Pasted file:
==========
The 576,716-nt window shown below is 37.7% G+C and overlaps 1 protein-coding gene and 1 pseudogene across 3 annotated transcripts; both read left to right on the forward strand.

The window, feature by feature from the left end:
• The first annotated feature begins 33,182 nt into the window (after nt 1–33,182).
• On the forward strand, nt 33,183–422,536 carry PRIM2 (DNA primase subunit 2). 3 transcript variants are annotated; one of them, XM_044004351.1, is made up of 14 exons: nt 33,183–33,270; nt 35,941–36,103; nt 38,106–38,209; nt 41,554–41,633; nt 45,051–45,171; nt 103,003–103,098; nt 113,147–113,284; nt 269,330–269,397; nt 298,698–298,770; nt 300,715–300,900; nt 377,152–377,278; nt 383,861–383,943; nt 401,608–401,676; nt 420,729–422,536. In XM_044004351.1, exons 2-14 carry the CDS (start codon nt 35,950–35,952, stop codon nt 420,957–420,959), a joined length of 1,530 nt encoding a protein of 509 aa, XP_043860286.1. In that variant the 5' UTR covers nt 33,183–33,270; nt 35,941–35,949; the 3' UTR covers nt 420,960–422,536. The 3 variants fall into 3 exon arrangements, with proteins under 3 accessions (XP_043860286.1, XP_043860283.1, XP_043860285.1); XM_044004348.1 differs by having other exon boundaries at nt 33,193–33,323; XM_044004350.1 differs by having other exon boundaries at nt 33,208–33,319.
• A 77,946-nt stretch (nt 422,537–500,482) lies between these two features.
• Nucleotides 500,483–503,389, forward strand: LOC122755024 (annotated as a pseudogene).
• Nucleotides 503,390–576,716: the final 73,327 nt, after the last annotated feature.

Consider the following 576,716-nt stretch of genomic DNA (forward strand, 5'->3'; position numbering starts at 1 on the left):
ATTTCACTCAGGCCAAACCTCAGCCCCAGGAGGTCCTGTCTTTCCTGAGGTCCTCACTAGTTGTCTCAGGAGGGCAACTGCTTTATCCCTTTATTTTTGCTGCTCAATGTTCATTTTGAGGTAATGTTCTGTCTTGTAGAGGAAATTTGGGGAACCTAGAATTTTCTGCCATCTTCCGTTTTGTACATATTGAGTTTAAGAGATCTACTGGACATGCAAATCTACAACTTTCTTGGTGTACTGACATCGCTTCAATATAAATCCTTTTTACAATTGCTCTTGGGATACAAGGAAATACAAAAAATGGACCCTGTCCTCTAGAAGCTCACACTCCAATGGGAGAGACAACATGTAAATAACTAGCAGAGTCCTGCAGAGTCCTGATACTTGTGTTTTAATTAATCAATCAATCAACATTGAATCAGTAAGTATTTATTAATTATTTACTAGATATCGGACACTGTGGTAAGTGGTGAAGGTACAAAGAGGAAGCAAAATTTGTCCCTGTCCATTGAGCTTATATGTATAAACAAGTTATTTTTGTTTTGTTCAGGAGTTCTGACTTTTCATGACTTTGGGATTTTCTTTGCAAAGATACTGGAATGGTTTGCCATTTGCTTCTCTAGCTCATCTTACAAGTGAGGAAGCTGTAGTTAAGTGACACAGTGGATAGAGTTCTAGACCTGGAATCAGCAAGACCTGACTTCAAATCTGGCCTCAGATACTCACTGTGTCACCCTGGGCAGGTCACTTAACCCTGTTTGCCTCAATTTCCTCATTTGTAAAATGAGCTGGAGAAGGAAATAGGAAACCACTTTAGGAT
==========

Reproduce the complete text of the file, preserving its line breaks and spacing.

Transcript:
The 576,716-nt window shown below is 37.7% G+C and overlaps 1 protein-coding gene and 1 pseudogene across 3 annotated transcripts; both read left to right on the forward strand.

The window, feature by feature from the left end:
• The first annotated feature begins 33,182 nt into the window (after nt 1–33,182).
• On the forward strand, nt 33,183–422,536 carry PRIM2 (DNA primase subunit 2). 3 transcript variants are annotated; one of them, XM_044004351.1, is made up of 14 exons: nt 33,183–33,270; nt 35,941–36,103; nt 38,106–38,209; nt 41,554–41,633; nt 45,051–45,171; nt 103,003–103,098; nt 113,147–113,284; nt 269,330–269,397; nt 298,698–298,770; nt 300,715–300,900; nt 377,152–377,278; nt 383,861–383,943; nt 401,608–401,676; nt 420,729–422,536. In XM_044004351.1, exons 2-14 carry the CDS (start codon nt 35,950–35,952, stop codon nt 420,957–420,959), a joined length of 1,530 nt encoding a protein of 509 aa, XP_043860286.1. In that variant the 5' UTR covers nt 33,183–33,270; nt 35,941–35,949; the 3' UTR covers nt 420,960–422,536. The 3 variants fall into 3 exon arrangements, with proteins under 3 accessions (XP_043860286.1, XP_043860283.1, XP_043860285.1); XM_044004348.1 differs by having other exon boundaries at nt 33,193–33,323; XM_044004350.1 differs by having other exon boundaries at nt 33,208–33,319.
• A 77,946-nt stretch (nt 422,537–500,482) lies between these two features.
• Nucleotides 500,483–503,389, forward strand: LOC122755024 (annotated as a pseudogene).
• Nucleotides 503,390–576,716: the final 73,327 nt, after the last annotated feature.

Consider the following 576,716-nt stretch of genomic DNA (forward strand, 5'->3'; position numbering starts at 1 on the left):
ATTTCACTCAGGCCAAACCTCAGCCCCAGGAGGTCCTGTCTTTCCTGAGGTCCTCACTAGTTGTCTCAGGAGGGCAACTGCTTTATCCCTTTATTTTTGCTGCTCAATGTTCATTTTGAGGTAATGTTCTGTCTTGTAGAGGAAATTTGGGGAACCTAGAATTTTCTGCCATCTTCCGTTTTGTACATATTGAGTTTAAGAGATCTACTGGACATGCAAATCTACAACTTTCTTGGTGTACTGACATCGCTTCAATATAAATCCTTTTTACAATTGCTCTTGGGATACAAGGAAATACAAAAAATGGACCCTGTCCTCTAGAAGCTCACACTCCAATGGGAGAGACAACATGTAAATAACTAGCAGAGTCCTGCAGAGTCCTGATACTTGTGTTTTAATTAATCAATCAATCAACATTGAATCAGTAAGTATTTATTAATTATTTACTAGATATCGGACACTGTGGTAAGTGGTGAAGGTACAAAGAGGAAGCAAAATTTGTCCCTGTCCATTGAGCTTATATGTATAAACAAGTTATTTTTGTTTTGTTCAGGAGTTCTGACTTTTCATGACTTTGGGATTTTCTTTGCAAAGATACTGGAATGGTTTGCCATTTGCTTCTCTAGCTCATCTTACAAGTGAGGAAGCTGTAGTTAAGTGACACAGTGGATAGAGTTCTAGACCTGGAATCAGCAAGACCTGACTTCAAATCTGGCCTCAGATACTCACTGTGTCACCCTGGGCAGGTCACTTAACCCTGTTTGCCTCAATTTCCTCATTTGTAAAATGAGCTGGAGAAGGAAATAGGAAACCACTTTAGGAT